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A New Guitar for Christmas:
How to turn a Christmas gift into success.

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By Len Collins
Guitar Breakthrough the Guitar Tuition Program that gives your playing a future

A New Guitar for Christmas: How to turn a Christmas gift into success. A musician article for guitar players, teachers and wannabe's alike.

As Christmas draws ever closer many of the people who read these articles will be expecting to become the proud owner a brand new guitar. A Christmas present from their family or a gift to themselves. So far so good! This guarantees the forthcoming new year will really get off to a good start and give your ambition plenty to aim at.

My main concern is that your achievement matches your ambition.

OK. What’s the plan for the new year? You can polish the guitar’s body to keep the shine on the paint-work immaculate so that when you sell it you’ll get a good price. You can prance around the bedroom making "Da dang, da dang," noises until you get bored with the whole rock star thing and decide to become a doctor instead. Or, strangely enough, learn how to play it properly.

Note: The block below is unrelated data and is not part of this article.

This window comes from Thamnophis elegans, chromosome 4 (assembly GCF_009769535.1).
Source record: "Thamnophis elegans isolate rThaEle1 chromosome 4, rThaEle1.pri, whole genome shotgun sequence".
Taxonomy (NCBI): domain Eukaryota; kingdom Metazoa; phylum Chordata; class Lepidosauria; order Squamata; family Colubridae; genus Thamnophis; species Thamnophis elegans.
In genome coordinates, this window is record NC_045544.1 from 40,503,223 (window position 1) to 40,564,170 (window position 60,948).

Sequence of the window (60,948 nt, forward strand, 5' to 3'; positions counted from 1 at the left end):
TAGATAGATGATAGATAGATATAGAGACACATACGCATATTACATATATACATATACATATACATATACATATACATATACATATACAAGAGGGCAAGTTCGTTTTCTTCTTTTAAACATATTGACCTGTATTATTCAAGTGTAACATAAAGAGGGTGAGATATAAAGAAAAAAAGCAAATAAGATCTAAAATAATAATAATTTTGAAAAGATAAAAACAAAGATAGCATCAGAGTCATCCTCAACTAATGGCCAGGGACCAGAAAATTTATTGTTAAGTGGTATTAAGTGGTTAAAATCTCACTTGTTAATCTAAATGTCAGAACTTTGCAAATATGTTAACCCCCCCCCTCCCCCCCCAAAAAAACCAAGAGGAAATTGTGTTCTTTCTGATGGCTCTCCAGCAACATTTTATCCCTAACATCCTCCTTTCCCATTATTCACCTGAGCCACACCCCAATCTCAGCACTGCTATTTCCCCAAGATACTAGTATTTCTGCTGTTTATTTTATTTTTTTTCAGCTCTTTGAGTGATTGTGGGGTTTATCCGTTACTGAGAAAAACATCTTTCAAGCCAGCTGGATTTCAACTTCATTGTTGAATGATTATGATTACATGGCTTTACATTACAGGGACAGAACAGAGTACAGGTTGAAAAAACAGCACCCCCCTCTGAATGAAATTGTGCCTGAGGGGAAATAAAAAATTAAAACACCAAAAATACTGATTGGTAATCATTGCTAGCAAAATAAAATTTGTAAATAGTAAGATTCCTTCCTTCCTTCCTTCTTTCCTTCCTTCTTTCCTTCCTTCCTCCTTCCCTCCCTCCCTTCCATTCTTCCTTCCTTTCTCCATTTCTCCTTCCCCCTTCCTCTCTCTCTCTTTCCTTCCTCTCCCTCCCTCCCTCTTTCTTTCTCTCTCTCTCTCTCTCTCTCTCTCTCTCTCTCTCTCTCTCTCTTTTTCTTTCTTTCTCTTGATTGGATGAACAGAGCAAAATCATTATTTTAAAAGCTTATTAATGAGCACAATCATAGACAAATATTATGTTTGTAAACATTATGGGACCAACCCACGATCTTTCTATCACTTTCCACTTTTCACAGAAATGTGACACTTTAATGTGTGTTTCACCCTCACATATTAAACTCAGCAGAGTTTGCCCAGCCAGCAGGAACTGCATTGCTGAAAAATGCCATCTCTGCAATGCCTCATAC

There has always been a big conflict of interest going on inside a guitarist’s mind: Should you rock till you drop or, before you drop, add some knowledge into your playing. Many guitarists side-step this issue completely by claiming that knowledge stifles their creativity. It seems odd to me that these are the same guitarists who download and print out TAB by the ton so that they can copy other peoples’ originality. These are the least creative of all guitarists.

Knowledge is the main source of a musician’s creativity.

Let me tell you about Terry. This is not Peter’s real name and seeing that I’m making the whole character up it doesn’t matter what he’s called. In fact Terry could be a girl called Carole, but sadly you’ll never know.

Terry has a guitar, it’s a nice one. He got it about this time last year. The excitement when he unwrapped the present was immense, even though he’d been to the music shop and had chosen the instrument himself. Not being able to touch the guitar for a whole month nearly killed him.